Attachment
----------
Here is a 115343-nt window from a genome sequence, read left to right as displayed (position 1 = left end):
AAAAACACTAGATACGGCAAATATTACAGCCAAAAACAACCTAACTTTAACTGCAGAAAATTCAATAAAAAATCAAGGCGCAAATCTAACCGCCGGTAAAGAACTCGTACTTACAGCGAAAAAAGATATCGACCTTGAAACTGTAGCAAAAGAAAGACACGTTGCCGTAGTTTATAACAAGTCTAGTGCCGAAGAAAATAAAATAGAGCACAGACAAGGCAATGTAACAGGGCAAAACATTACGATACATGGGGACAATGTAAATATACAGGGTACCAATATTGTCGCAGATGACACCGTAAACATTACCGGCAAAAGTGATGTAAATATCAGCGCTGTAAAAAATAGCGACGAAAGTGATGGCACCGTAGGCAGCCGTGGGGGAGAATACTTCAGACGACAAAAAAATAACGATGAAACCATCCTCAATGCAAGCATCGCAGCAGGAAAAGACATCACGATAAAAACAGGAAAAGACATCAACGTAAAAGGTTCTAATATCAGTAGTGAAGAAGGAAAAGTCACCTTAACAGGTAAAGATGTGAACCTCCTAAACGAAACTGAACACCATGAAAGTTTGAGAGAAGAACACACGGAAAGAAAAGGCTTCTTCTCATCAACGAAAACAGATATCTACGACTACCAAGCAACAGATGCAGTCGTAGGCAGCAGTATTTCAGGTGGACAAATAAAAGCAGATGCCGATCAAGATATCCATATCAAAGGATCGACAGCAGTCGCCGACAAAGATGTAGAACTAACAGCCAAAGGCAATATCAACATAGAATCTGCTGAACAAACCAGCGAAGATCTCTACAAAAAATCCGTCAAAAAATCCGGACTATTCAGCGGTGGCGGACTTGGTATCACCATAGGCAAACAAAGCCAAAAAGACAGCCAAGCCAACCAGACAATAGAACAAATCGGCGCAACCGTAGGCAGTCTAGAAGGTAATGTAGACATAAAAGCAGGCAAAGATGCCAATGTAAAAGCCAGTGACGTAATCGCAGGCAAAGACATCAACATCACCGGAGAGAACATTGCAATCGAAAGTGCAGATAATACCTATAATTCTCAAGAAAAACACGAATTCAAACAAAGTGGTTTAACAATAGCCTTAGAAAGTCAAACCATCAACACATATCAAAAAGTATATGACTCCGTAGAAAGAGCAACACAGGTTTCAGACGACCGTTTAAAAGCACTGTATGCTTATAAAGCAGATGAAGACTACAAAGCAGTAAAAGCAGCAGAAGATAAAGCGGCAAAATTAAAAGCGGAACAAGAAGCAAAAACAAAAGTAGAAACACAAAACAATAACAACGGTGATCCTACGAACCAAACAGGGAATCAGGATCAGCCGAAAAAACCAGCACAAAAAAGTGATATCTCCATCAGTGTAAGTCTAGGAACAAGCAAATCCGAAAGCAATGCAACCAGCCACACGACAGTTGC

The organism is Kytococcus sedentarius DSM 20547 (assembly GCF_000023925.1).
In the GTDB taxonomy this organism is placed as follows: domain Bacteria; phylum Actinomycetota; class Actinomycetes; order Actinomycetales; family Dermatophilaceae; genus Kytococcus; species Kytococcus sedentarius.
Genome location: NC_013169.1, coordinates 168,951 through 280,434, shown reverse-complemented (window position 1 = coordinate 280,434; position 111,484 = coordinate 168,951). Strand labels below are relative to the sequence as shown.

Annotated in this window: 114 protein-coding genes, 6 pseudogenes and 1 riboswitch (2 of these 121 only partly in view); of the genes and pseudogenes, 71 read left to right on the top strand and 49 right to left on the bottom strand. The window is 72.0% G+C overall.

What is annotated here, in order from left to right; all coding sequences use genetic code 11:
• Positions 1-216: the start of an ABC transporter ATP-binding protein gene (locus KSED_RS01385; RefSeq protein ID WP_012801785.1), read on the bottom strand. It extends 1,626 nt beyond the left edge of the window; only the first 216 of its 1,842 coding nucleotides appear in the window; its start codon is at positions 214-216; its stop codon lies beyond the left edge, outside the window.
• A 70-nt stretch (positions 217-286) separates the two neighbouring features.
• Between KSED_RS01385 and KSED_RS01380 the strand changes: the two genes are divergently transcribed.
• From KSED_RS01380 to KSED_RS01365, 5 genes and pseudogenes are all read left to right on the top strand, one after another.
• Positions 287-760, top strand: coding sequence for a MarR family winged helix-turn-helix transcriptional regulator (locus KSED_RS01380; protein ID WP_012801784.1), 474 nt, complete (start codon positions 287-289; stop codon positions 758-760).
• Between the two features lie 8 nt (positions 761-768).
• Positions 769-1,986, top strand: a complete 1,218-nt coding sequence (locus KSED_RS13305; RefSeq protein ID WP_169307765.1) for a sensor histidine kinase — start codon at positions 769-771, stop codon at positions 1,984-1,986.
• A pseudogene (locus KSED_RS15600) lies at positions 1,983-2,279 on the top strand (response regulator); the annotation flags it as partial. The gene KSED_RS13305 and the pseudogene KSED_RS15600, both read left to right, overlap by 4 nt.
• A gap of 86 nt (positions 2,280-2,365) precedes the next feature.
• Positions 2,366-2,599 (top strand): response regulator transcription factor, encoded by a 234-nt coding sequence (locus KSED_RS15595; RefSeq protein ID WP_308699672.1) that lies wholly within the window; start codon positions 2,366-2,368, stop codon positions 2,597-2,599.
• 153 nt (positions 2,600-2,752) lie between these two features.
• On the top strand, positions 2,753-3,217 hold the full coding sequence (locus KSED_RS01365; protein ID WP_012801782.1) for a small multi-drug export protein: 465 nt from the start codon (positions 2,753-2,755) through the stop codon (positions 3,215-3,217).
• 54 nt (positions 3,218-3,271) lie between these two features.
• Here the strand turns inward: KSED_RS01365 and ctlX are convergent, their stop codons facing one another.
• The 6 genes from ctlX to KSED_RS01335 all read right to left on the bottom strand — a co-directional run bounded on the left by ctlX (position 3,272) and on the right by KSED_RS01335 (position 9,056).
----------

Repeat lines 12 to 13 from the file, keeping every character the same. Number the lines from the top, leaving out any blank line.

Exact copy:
• Positions 287-760, top strand: coding sequence for a MarR family winged helix-turn-helix transcriptional regulator (locus KSED_RS01380; protein ID WP_012801784.1), 474 nt, complete (start codon positions 287-289; stop codon positions 758-760).
• Between the two features lie 8 nt (positions 761-768).